Low basal serum cortisol in patients with severe atopic dermatitis: potent topical corticosteroids wrongfully accusedHaeck, I. M., Timmer-de Mik, L., Lentjes, E. G., Buskens, E., Hijnen, D. J., Guikers, C., Bruijnzeel-Koomen, C. A. & de Bruin-Weller, M. S., 2007, In : BRITISH JOURNAL OF DERMATOLOGY. 156, 5, p. 979-985 7 p.
Research output: Contribution to journal › Article › Academic
BACKGROUND: Topical corticosteroids are used extensively to treat inflammatory skin disorders including atopic dermatitis (AD). Several studies have described temporary reversible suppression of hypothalamic-pituitary-adrenal function. However, sound evidence of permanent disturbance of adrenal gland function is lacking. OBJECTIVES: To relate basal cortisol levels to prior use of topical corticosteroids and disease activity in patients with moderate to severe AD and to investigate the effect on basal serum cortisol levels of topical corticosteroid treatment during hospitalization. METHODS: Two groups of patients with AD were evaluated: 25 inpatients with severe AD who required hospitalization (group 1) and 28 outpatients with moderate to severe AD (group 2). In group 1, morning basal serum cortisol levels were measured twice, at admission and at discharge; in group 2, morning basal serum cortisol levels were measured once. Use of topical corticosteroids in the 3 months prior to the cortisol measurement was recorded and disease activity was monitored using the Six Area, Six Sign Atopic Dermatitis (SASSAD) score and serum thymus and activation-regulated chemokine (TARC) levels. RESULTS: On admission, basal cortisol levels in group 1 were significantly (P < 0.001) decreased in 80% of the patients. In group 2, the basal cortisol levels were normal in all but three patients. Comparing the two groups, group 1 on admission had a significantly lower cortisol level than that of group 2 (P < 0.001). Disease activity in group 1 on admission was significantly higher than that of group 2 (P < 0.001). There was no difference in use of topical corticosteroids in the 3 months before cortisol measurement. At discharge in group 1 there was a significant increase (P < 0.0001) of basal cortisol levels and a significant (P < 0.001) decrease in disease activity reflected by the decrease in serum TARC levels and SASSAD score. CONCLUSIONS: Disease activity, rather than the use of topical corticosteroids, is responsible for the low basal cortisol values in patients with severe AD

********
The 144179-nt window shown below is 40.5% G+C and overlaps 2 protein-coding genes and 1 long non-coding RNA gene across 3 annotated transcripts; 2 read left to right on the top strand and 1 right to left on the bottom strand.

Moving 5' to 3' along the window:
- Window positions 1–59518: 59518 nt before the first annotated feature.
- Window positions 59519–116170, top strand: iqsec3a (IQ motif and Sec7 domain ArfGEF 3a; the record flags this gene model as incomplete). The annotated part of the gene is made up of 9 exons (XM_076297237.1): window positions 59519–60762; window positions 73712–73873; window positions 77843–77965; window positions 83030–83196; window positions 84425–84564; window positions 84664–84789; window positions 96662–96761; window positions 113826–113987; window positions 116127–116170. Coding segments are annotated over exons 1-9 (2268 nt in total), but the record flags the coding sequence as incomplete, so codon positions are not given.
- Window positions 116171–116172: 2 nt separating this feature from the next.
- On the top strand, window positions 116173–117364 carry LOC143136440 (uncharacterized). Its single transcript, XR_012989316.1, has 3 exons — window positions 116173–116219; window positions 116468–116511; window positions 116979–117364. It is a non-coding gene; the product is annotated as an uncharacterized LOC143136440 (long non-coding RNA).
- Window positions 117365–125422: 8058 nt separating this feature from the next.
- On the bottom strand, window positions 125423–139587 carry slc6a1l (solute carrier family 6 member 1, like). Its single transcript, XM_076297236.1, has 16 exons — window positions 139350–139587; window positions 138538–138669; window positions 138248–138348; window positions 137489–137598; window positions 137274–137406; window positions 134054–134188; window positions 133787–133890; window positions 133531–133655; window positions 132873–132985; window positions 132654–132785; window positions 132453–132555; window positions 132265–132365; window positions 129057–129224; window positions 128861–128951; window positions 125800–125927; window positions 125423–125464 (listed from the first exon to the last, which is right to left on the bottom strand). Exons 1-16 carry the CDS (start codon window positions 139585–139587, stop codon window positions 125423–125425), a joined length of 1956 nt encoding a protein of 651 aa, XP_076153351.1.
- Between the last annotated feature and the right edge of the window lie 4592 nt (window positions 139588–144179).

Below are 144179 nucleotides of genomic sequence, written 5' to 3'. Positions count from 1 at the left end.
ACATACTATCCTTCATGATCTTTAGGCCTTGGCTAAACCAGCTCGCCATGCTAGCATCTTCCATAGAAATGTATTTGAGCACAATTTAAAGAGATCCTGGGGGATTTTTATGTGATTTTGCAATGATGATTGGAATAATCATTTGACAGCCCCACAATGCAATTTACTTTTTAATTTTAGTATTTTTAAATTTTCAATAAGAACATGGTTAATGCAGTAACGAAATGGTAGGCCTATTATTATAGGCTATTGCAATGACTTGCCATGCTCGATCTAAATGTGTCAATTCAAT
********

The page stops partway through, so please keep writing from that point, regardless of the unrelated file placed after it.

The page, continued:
|Number of pages||7|
|Journal||BRITISH JOURNAL OF DERMATOLOGY|
|Publication status||Published - 2007|
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